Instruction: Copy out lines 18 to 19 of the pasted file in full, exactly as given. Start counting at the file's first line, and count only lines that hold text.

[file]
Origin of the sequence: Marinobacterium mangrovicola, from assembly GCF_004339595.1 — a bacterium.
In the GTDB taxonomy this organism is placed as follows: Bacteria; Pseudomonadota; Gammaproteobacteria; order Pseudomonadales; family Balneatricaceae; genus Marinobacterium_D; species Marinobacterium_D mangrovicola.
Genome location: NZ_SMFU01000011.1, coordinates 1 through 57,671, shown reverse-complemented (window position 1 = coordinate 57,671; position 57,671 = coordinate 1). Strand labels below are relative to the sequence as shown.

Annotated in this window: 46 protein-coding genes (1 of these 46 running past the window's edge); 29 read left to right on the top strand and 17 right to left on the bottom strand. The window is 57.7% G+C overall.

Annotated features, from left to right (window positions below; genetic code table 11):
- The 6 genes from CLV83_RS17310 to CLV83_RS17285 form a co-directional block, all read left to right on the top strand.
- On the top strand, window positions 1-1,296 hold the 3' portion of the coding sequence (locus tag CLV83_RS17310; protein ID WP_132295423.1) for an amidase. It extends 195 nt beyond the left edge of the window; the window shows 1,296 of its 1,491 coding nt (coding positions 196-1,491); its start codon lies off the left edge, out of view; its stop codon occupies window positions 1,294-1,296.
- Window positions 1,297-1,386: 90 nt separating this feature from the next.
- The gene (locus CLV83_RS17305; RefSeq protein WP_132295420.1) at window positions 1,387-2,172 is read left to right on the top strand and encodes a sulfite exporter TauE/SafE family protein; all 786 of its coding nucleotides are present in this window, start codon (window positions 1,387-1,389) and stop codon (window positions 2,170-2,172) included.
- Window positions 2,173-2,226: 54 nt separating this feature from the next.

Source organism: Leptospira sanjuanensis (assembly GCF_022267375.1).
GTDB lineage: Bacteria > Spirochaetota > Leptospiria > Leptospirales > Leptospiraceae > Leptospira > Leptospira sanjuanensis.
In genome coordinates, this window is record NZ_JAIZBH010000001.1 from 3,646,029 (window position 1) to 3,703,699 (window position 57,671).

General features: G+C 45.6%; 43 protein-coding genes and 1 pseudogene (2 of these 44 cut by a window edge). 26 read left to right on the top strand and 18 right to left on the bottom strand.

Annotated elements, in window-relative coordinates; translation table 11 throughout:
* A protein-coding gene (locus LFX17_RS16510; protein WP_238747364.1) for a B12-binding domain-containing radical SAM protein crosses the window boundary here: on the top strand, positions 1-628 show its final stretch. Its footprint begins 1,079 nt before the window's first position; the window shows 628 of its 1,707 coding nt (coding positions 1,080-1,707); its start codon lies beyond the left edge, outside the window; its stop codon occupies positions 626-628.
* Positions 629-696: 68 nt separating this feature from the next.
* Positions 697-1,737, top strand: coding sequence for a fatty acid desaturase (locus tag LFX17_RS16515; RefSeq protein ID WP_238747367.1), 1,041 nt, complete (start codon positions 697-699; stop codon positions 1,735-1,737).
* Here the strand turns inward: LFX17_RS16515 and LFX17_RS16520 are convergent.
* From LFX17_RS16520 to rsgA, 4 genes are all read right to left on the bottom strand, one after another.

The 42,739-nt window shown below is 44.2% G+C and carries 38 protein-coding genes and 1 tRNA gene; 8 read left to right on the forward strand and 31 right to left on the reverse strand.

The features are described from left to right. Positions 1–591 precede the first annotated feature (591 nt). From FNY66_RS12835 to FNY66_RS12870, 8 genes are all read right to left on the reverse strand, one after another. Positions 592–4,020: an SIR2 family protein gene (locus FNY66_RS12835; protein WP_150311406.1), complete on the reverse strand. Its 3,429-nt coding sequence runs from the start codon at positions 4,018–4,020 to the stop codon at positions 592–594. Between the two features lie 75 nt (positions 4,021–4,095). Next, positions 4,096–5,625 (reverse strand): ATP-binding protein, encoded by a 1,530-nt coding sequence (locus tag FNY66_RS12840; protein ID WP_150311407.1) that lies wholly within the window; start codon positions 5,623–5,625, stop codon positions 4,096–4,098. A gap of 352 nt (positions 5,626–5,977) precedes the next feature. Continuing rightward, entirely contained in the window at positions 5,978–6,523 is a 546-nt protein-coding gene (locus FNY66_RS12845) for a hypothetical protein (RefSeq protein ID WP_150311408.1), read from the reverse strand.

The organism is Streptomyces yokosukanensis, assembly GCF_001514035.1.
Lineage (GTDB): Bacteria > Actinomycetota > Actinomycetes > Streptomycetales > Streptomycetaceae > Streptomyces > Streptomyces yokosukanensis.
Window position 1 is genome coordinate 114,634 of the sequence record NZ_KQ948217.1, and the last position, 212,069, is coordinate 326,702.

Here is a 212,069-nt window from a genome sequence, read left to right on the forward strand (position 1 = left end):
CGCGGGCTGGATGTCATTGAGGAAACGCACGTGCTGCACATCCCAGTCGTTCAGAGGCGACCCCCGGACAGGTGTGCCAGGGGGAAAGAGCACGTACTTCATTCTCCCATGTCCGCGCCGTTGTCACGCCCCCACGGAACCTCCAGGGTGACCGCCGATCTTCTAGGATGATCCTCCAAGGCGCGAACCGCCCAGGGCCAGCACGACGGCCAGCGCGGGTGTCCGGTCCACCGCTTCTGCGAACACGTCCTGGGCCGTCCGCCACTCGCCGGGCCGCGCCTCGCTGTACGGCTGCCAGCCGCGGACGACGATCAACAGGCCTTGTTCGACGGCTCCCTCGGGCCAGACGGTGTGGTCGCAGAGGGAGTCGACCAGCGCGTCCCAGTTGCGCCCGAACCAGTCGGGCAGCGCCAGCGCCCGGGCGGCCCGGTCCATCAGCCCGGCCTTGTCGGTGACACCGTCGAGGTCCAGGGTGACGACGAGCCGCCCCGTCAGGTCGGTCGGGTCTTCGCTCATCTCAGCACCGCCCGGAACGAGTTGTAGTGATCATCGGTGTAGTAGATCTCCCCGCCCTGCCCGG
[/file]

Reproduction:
* Positions 697-1,737, top strand: coding sequence for a fatty acid desaturase (locus tag LFX17_RS16515; RefSeq protein ID WP_238747367.1), 1,041 nt, complete (start codon positions 697-699; stop codon positions 1,735-1,737).
* Here the strand turns inward: LFX17_RS16515 and LFX17_RS16520 are convergent.